Baroness Prashar (seated), Yogesh Patel and Lord Parekh presenting ZB with gift and accolade following the keynote speech.
By Dr. Debjani Chatterjee, MBE
LONDON: On the eve of the momentous Brexit referendum, 22 June 2016, the House of Lords saw another colorful and history making occasion for English language poets of the Indian diaspora. The evening was hosted by Lord Bhikhu Parekh, a distinguished Indian diaspora non-fiction writer and a patron of the non-profit Word Masala Foundation and poet Yogesh Patel, the founder-Director of WMF. The ambitious event was Patel’s brainchild and was tightly packed with speeches, book launches, poetry readings, award ceremonies, slide presentation and networking. It attracted some sixty people, including well-established and rising poets, poetry publishers and journalists.
In his welcome address, Patel stated his intention of bringing together and honoring eminent Indian diaspora poets from Britain and the US, as well as British publishers who support diaspora poetry. He announced a few exciting publishing initiatives, among these, talks with the prestigious ‘Poems on the Underground’ project, who were seriously considering contributions picked up from the Word Masala Award Winners 2015 anthology launched at the event and published by Patel’s Skylark Publications website.
Patel was particularly proud of a publishing contract for Isle of Man-based Usha Kishore whose next poetry collection will be brought out by Eyewear Publishing, announced with great flair by Dr. Todd Swift, the publisher.
Patel, who omitted himself from the readings, is known for his literary activism and publishing, and is also a fine trilingual poet and translator. Just a month ago he received an ‘International Accolade for Outstanding Achievement in Poetry and for Promoting Poetry’ at Vatayan’s annual award ceremony.
Zata Banks treated the gathering to an inspirational keynote speech on the ‘creative opportunities at the intersections of poetry and film’. Banks is the founder of Poetry Film, an influential research art project that was launched in 2002 and has an archive collection of over 1000 films.
Lord Parekh and Baroness Usha Prashar presented awards, first to the American poets: Meena Alexander, Usha Akella (based in Austin, Texas), and, in absentia, Saleem Peeradina and Pramila Venkateswaran; and then to British poets: Shanta Acharya, Siddhartha Bose, Kavita Jindal, Daljit Nagra, Usha Kishore, Reginald Massey and Debjani Chatterjee. Word Masala’s first Crowd-Funding Award was given to Mona Dash to support the publication of her next poetry collection. All the award-winning poets read briefly from their work, accompanied by a slide-show highlighting their achievements and poetry.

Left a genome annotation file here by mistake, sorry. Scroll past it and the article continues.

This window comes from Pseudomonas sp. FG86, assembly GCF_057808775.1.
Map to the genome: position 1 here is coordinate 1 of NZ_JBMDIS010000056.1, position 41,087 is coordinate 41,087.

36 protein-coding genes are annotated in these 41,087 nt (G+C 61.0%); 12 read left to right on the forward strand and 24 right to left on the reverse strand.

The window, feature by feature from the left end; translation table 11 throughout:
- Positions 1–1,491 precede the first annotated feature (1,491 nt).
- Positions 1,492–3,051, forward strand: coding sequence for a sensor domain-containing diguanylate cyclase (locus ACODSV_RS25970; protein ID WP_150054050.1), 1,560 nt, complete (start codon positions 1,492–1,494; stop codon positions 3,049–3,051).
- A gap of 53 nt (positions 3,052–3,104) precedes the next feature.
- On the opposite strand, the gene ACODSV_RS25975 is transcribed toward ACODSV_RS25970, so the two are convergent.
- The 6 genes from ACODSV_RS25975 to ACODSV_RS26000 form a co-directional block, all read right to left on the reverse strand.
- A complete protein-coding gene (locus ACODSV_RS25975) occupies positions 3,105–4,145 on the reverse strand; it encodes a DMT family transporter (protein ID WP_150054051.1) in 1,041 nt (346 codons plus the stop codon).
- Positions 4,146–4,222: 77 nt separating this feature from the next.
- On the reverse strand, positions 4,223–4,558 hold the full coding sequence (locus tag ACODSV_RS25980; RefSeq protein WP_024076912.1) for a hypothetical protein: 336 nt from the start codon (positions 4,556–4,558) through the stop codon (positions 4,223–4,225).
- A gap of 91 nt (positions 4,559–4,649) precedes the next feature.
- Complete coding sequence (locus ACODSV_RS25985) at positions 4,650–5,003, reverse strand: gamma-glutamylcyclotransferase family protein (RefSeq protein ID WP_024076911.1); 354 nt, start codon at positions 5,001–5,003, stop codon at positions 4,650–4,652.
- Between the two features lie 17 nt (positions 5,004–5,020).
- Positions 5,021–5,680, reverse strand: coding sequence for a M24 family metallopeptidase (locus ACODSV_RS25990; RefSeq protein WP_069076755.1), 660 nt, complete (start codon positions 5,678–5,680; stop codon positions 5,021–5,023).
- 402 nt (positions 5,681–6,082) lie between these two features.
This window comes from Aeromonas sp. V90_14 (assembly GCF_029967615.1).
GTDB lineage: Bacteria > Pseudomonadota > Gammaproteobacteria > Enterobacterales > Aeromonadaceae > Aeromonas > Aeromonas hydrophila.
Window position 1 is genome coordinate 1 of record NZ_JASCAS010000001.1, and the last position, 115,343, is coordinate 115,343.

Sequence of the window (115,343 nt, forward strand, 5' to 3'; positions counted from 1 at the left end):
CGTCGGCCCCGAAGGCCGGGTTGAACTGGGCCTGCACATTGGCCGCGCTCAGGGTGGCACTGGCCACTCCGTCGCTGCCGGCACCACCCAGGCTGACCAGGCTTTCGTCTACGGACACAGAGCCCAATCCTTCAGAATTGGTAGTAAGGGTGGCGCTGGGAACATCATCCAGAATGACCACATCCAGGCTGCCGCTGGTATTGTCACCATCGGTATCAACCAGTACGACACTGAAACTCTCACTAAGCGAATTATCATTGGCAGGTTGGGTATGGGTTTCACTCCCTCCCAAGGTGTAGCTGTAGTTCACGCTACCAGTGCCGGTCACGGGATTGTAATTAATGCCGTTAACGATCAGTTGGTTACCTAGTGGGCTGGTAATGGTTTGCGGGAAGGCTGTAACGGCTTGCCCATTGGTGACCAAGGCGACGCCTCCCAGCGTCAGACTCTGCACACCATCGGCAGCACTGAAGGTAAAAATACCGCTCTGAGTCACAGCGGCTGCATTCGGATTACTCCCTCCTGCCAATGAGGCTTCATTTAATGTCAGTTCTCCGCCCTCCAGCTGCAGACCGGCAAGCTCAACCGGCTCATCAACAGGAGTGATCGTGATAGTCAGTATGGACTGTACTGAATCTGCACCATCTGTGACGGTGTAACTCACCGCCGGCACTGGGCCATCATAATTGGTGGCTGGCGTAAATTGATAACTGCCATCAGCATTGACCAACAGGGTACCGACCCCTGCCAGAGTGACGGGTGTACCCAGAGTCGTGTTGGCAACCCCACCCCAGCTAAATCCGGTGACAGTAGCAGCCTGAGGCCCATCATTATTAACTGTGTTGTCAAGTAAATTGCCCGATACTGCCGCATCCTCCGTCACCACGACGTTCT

Parekh and Prashar commented on the excellence of the readings and the high quality of the poetry. Parekh spoke of the ‘immense pool of talent’ that is contemporary Indian diaspora poets, and called for a mutually beneficial meeting of two great literatures: English literature and Indian diaspora literature in English, which itself is enriched by its heritage of multilingual Indian literature. He encouraged diaspora writers to capitalise more on their experience of migration and of dual cultural heritage. He urged British publishers to consider publishing and publicising diaspora writers’ poetry and suggested opportunities for cooperation with Indian publishers.
Word Masala awards were given to seven British poetry presses: Arc Publications, Emma Press, Eyewear Publishing, Faber & Faber, Limehouse Books, Nine Arches Press and Valley Press. Three poetry books were launched at the event: Glass Scissors, a debut collection by writer-publisher Bobby Nayyar of Limehouse Books; Saleem Peeradina’s collection Final Cut, from Valley Press; and the anthology, Word Masala Award Winners 2015, edited by Yogesh Patel and published by his Skylark Publications.
The event was a milestone for Indian diaspora poets as it represents a pioneering attempt by WMF at trans-Atlantic connections. While there have been some exceptional achievements in publication and major prizes by poets, significant gaps and omissions still remain. And there is a need for more such global cooperation that will certainly benefit Indian diaspora poets and the wider world of poetry.
Dr. Debjani Chatterjee has had over sixty books published in various countries and won many prizes for poetry, literary translation and writing for children. She is Word Masala’s Consultant Editor, Pratibha India’s Associate Editor, Gitanjali and Beyond’s Advisory Editor, Survivors Poetry’s Patron, The Healing Word’s Founder, and Associate Royal Literary Fellow.